The Nov. 25 basketball start date — the day before Thanksgiving — was chosen in part by the NCAA because roughly 75 percent of Division I schools will have either concluded their fall terms or moved the rest of their semesters to online instruction at that point. According to an NCAA press release, that will create "a more controlled and less populated campus environment that may reduce the risk of COVID-19 that can occur between student-athletes and the broader student body population."
Colorado is one of those schools that will send students home for the Thanksgiving break, then finish the rest of the semester online.
Wednesday's NCAA decision included these changes to the "normal" regular season:
— In men's basketball, teams can schedule 24 regular-season games and participate in one multiple-team event that includes up to three games; 25 regular-season games and participate in one multiple-team event that includes up to two games; or 25 regular-season games if a team does not participate in a multiple-team event.
— In women's basketball, teams can schedule 23 regular-season games and participate in one multiple-team event that includes up to four games or schedule 25 regular-season games if a team does not compete in a multiple-team event.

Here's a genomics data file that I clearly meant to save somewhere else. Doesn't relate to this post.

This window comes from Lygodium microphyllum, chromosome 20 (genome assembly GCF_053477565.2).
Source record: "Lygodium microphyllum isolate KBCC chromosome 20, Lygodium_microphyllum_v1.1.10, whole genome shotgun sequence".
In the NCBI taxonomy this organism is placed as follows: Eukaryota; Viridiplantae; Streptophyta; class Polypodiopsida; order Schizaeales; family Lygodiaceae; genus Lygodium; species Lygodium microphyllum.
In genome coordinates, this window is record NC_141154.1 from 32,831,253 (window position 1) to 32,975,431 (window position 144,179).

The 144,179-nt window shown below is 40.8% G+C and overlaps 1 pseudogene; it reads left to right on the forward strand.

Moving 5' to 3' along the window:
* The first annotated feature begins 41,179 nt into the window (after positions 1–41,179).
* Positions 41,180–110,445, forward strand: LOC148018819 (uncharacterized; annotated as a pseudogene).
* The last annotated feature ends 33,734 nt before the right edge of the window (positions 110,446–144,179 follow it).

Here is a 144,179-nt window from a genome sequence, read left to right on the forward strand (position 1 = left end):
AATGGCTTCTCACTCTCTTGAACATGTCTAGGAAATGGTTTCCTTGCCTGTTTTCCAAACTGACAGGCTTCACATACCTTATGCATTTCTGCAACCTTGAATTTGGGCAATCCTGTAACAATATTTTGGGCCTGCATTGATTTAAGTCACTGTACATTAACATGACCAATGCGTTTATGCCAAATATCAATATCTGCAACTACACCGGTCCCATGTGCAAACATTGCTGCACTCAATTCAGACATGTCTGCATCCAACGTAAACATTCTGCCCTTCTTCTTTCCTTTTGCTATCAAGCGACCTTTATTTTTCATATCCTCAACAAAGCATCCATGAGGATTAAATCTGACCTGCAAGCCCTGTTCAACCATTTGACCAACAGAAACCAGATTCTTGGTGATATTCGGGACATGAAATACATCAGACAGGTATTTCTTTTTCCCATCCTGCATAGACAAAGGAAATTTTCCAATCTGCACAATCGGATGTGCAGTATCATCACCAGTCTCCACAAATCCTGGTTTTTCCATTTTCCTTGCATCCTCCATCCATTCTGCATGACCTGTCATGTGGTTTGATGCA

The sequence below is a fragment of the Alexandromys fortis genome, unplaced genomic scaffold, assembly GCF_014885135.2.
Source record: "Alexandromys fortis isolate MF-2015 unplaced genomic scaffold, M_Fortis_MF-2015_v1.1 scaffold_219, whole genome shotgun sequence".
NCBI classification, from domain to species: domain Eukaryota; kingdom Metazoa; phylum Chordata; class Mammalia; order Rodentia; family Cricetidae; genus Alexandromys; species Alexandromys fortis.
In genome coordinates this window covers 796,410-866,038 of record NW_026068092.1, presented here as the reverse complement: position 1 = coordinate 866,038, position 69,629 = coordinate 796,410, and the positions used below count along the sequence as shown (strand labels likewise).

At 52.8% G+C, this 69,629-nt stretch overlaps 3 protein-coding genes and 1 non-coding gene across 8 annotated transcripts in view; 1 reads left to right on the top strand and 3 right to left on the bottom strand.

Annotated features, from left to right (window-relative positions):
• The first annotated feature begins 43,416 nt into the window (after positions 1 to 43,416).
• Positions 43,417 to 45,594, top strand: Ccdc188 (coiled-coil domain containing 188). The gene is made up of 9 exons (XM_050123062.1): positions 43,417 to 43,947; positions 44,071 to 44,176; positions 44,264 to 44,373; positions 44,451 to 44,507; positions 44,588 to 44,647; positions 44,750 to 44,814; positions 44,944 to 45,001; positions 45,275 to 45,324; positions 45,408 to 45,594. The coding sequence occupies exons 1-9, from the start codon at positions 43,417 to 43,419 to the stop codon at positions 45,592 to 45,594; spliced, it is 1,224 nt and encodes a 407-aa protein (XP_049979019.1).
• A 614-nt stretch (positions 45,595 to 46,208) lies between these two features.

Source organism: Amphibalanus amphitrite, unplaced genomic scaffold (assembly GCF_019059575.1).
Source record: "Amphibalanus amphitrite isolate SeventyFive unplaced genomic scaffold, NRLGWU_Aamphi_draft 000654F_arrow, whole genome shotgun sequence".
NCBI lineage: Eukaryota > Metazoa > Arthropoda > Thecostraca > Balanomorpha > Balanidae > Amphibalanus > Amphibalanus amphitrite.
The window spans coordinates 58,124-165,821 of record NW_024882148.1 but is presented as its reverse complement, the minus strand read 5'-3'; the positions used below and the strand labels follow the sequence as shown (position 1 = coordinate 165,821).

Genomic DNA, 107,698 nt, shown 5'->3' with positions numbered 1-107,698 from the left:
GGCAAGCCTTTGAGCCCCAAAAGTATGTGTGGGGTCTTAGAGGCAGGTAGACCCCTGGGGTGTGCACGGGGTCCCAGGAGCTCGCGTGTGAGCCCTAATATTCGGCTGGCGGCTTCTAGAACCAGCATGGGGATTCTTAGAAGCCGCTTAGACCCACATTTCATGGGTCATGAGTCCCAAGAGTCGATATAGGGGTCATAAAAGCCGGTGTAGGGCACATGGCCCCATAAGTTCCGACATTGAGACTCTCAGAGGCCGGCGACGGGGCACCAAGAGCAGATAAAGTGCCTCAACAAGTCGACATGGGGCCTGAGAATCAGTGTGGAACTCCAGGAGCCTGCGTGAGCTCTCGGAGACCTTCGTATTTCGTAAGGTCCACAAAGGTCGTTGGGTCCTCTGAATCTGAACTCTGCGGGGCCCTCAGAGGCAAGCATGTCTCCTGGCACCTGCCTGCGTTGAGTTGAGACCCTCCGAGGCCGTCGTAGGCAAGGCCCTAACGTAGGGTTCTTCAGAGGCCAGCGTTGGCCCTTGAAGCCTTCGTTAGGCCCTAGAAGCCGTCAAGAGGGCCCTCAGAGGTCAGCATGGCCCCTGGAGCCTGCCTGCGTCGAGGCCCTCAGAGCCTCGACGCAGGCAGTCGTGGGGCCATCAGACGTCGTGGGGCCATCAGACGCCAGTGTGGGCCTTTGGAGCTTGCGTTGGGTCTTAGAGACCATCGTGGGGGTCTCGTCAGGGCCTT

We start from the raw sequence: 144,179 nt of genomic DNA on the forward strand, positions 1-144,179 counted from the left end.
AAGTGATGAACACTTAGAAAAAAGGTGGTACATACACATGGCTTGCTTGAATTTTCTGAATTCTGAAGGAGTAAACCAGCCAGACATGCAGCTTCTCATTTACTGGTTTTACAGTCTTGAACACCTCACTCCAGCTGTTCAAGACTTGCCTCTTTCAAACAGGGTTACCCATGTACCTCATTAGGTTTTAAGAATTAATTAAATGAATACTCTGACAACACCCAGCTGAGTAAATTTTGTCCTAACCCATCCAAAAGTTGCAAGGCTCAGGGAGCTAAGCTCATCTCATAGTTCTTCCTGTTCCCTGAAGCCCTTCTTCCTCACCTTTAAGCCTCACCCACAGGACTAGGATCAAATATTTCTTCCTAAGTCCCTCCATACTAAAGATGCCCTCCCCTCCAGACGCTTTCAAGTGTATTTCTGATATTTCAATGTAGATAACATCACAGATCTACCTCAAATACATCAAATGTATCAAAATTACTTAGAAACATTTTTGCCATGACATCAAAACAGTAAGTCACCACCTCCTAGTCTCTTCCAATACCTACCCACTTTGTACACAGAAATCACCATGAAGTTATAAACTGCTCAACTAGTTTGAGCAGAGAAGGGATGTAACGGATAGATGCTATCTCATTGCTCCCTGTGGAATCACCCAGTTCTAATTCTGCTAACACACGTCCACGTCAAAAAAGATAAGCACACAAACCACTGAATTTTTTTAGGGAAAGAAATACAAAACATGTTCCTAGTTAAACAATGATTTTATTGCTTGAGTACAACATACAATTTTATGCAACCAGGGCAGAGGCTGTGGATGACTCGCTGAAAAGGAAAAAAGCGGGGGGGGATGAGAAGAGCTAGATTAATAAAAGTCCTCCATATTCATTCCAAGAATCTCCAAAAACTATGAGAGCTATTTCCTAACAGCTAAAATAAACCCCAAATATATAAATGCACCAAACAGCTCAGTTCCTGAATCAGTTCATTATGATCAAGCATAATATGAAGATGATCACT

— Teams will meet requirements and be considered for NCAA championship selection if they play 13 games. For NCAA championship consideration, all 13 games must be against another Division I opponent. (The Division I Men's Basketball and Division I Women's Basketball committees also recommended teams play a minimum of four nonconference games.)
— Programs can begin preseason practice on Oct. 14 and will have 42 days to conduct a maximum of 30 practices. During this time, players can work out up to 20 hours per week, four hours per day, and must have one day off per week.
The NCAA also approved a transition practice period between current out-of-season activities and preseason practice. This transition period is designed to provide additional time for players to prepare for the upcoming season based on the mental and physical challenges basketball players are facing as a result of the pandemic. The transition period will occur Sept. 21-Oct. 13, and teams may participate in strength and conditioning activities, sport-related meetings and skill instruction for up to 12 hours a week, with an eight-hour limit on skill instruction. Players must have two days off per week during the transition period.
"From my standpoint as the head coach of the University of Colorado, I've been optimistic from Day One that we'll play basketball this year," Boyle said. "I've been hopeful and confident and I still feel that way. I try to relay that to our players in a realistic way. But I've got confidence that we'll be able to do it safely and our players will be able to get back to doing what they love, and that's compete on the basketball floor."